Training Day director Antoine Fuqua is back on the reboot trail following his slick 2014 upgrade of The Equalizer. Only instead of another popular 80s TV show, it’s the iconic 1960 western adventure (itself a remake of Kurosawa’s masterful Seven Samurai) that gets the action-injection makeover.
The basic premise remains the same: seven hombres with deadly skills band together to rescue a community beset by bad guys. The departure here, though, is the people under threat aren’t Mexican peons in a small border village, but the inhabitants of Rose Creek, a budding town of homesteaders and settlers. And the enemy isn’t a predatory bandit but rich, rapacious land baron Bartholomew Bogue (played with dead-eyed intensity by Peter Sarsgaard), who proves he’s not a very nice man when he gatecrashes a church service and starts to kill off the parishioners with the help of his private army of mercenaries.
Haley Bennett (The Girl on a Train) is suitably spunky as a young widow driven to hire gunfighters with the right stuff. Men like bounty-hunting man in black Sam Chisolm (Denzel Washington), who proceeds to gather a wild bunch of professionals to do the job: a wise-ass gambler (Chris Pratt), a sharpshooter (Ethan Hawke, very good), a knife-wielding assassin (Lee Byung-hun), a crusty tracker (Vincent D’Onofrio), a Mexican outlaw (Manuel Garcia-Rulfo) and an exiled Comanche warrior (Martin Sensmeier).
Much has been made of the septet’s ethnic make-up in the wake of Hollywood’s diversity controversy at this year’s Oscars. However, Fuqua’s response at the recent Toronto Film Festival was “I just wanted to see Denzel on a horse!” and, to be fair, Washington sure fits his Stetson well. More interesting (and a reflection of our times) is the fact the villain is a grasping, vicious capitalist, much like the heavies in Pale Rider, Open Range and many a spaghetti western.
Fuqua knows how to produce polished action entertainment, so the gunplay is well edited and explosively executed as the six-gun saviours battle a seemingly inexhaustible supply of gunslingers. Washington is his usual charismatic self and his scenes with Hawke (as a fellow Civil War veteran) have the most dramatic substance. Meanwhile, D’Onofrio, as a strangely eunuchoidal-sounding scalp-hunter (wittily described as “a bear wearing people’s clothes”) is hard to ignore, particularly when he emulates Mongo from Blazing Saddles during the first skirmish with Bogue’s minions.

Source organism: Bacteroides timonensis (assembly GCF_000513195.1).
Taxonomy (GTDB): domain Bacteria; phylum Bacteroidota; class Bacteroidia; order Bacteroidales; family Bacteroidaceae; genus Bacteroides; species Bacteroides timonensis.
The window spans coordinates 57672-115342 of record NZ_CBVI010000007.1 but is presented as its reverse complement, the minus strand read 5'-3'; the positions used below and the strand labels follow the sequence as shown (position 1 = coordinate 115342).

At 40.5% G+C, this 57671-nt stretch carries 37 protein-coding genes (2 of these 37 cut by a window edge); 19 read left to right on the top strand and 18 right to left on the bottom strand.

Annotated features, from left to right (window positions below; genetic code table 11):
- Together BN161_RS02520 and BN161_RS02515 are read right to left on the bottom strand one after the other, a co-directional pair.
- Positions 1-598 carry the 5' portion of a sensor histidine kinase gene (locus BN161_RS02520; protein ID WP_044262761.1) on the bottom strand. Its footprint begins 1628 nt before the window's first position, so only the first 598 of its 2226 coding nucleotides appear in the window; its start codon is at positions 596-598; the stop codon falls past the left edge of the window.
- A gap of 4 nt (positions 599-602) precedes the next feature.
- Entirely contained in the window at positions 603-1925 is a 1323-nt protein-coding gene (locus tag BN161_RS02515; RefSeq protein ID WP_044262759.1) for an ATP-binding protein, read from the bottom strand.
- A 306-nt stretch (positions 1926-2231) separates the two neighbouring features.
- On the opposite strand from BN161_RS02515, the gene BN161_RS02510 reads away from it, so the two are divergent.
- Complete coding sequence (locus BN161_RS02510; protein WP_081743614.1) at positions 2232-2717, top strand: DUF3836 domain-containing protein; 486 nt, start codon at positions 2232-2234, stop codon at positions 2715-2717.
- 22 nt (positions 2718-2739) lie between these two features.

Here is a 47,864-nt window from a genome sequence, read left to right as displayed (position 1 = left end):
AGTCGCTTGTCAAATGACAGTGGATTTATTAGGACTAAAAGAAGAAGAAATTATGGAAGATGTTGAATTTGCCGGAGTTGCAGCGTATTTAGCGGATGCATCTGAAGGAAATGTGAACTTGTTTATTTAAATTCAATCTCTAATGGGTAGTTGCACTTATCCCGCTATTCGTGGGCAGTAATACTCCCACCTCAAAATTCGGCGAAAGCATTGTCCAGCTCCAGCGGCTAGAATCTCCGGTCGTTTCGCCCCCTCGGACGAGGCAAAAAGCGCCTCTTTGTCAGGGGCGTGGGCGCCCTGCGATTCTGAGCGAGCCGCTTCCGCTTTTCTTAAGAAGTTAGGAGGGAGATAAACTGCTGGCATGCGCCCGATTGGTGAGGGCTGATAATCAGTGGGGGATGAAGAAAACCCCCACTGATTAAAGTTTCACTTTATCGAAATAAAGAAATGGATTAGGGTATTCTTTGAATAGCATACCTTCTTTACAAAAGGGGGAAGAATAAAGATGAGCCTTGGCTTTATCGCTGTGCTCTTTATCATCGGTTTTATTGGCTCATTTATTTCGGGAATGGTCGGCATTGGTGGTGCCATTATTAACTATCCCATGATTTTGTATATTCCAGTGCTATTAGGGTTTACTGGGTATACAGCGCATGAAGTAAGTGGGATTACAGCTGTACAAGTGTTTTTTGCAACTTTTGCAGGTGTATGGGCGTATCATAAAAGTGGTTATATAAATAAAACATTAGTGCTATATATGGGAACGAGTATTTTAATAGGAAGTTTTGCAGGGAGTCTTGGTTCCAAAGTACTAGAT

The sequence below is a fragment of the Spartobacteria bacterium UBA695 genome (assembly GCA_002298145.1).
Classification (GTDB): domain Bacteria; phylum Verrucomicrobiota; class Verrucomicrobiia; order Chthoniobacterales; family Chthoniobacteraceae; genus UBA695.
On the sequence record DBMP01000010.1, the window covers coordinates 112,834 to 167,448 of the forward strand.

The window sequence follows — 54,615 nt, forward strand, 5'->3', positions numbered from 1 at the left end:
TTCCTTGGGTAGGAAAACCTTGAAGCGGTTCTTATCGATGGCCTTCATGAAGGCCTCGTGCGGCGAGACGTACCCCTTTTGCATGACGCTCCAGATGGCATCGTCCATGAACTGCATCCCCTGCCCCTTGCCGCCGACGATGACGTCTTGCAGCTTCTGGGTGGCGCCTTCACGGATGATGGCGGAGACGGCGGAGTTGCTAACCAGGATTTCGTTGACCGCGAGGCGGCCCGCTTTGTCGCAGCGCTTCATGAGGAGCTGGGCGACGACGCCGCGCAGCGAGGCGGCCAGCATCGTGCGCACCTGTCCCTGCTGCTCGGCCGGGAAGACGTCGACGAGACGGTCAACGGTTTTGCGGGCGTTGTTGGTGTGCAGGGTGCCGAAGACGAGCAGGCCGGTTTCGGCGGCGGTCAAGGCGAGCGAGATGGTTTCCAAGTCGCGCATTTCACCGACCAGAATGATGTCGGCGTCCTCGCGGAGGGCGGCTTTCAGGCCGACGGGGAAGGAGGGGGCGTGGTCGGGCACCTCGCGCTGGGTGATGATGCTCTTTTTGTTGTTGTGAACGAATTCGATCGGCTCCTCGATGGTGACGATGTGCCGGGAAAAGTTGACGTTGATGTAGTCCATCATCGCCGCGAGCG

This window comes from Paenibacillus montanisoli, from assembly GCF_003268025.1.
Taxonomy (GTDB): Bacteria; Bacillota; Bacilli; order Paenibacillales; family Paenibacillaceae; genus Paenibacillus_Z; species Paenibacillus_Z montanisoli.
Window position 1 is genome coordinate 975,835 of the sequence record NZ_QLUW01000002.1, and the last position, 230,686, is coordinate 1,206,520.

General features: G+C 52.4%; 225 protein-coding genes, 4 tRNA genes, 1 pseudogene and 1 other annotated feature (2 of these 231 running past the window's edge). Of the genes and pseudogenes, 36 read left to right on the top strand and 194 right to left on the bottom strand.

But when you decide to refit a western like John Sturges’s Magnificent Seven, it means there are some big boots to fill. Never mind that the original movie had a superstar cast to die for in Yul Brynner, Steve McQueen, James Coburn, Charles Bronson and Robert Vaughn (and the new seven is not an exact fit with the old), the script was packed with memorable lines (a few of which crop up here) and then, of course, there was Elmer Bernstein’s unforgettably rousing music. The score here, by the late James Horner (his last), is adequate and occasionally threatens to break into Bernstein’s, but it is only at the end that the classic theme bursts into fervent life.
It’s then you realise how essential that instantly recognisable score was in forging the reputation of the Sturges film. Fuqua’s rendition delivers plenty of quick-draw action and is respectful to the source material; it just can’t challenge the epic romanticism or magnificence of the 60s classic.
The Magnificent Seven is released in cinemas on Friday 23 September
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